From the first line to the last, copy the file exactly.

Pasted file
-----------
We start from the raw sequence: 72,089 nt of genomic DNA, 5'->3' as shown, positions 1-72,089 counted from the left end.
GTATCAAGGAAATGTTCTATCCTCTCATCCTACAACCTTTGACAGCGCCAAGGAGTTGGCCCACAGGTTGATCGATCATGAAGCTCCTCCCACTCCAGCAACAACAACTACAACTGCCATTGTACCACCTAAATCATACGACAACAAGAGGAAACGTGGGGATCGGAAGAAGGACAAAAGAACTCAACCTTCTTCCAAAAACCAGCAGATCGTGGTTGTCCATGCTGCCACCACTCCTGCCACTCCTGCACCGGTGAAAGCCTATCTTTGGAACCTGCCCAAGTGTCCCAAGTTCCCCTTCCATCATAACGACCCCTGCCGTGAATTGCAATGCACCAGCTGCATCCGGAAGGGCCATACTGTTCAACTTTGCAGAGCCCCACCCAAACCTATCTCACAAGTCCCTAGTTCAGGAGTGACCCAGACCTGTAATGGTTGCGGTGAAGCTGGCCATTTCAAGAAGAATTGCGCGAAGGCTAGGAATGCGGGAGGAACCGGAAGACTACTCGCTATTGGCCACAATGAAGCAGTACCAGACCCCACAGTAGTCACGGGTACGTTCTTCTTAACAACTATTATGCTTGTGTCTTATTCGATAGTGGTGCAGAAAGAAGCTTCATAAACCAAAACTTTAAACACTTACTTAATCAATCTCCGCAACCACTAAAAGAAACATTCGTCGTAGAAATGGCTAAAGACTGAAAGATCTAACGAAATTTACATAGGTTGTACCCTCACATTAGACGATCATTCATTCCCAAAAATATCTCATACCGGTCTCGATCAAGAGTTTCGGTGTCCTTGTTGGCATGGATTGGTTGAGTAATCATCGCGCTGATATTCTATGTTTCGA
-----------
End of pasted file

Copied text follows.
We start from the raw sequence: 72,089 nt of genomic DNA, 5'->3' as shown, positions 1-72,089 counted from the left end.
GTATCAAGGAAATGTTCTATCCTCTCATCCTACAACCTTTGACAGCGCCAAGGAGTTGGCCCACAGGTTGATCGATCATGAAGCTCCTCCCACTCCAGCAACAACAACTACAACTGCCATTGTACCACCTAAATCATACGACAACAAGAGGAAACGTGGGGATCGGAAGAAGGACAAAAGAACTCAACCTTCTTCCAAAAACCAGCAGATCGTGGTTGTCCATGCTGCCACCACTCCTGCCACTCCTGCACCGGTGAAAGCCTATCTTTGGAACCTGCCCAAGTGTCCCAAGTTCCCCTTCCATCATAACGACCCCTGCCGTGAATTGCAATGCACCAGCTGCATCCGGAAGGGCCATACTGTTCAACTTTGCAGAGCCCCACCCAAACCTATCTCACAAGTCCCTAGTTCAGGAGTGACCCAGACCTGTAATGGTTGCGGTGAAGCTGGCCATTTCAAGAAGAATTGCGCGAAGGCTAGGAATGCGGGAGGAACCGGAAGACTACTCGCTATTGGCCACAATGAAGCAGTACCAGACCCCACAGTAGTCACGGGTACGTTCTTCTTAACAACTATTATGCTTGTGTCTTATTCGATAGTGGTGCAGAAAGAAGCTTCATAAACCAAAACTTTAAACACTTACTTAATCAATCTCCGCAACCACTAAAAGAAACATTCGTCGTAGAAATGGCTAAAGACTGAAAGATCTAACGAAATTTACATAGGTTGTACCCTCACATTAGACGATCATTCATTCCCAAAAATATCTCATACCGGTCTCGATCAAGAGTTTCGGTGTCCTTGTTGGCATGGATTGGTTGAGTAATCATCGCGCTGATATTCTATGTTTCGA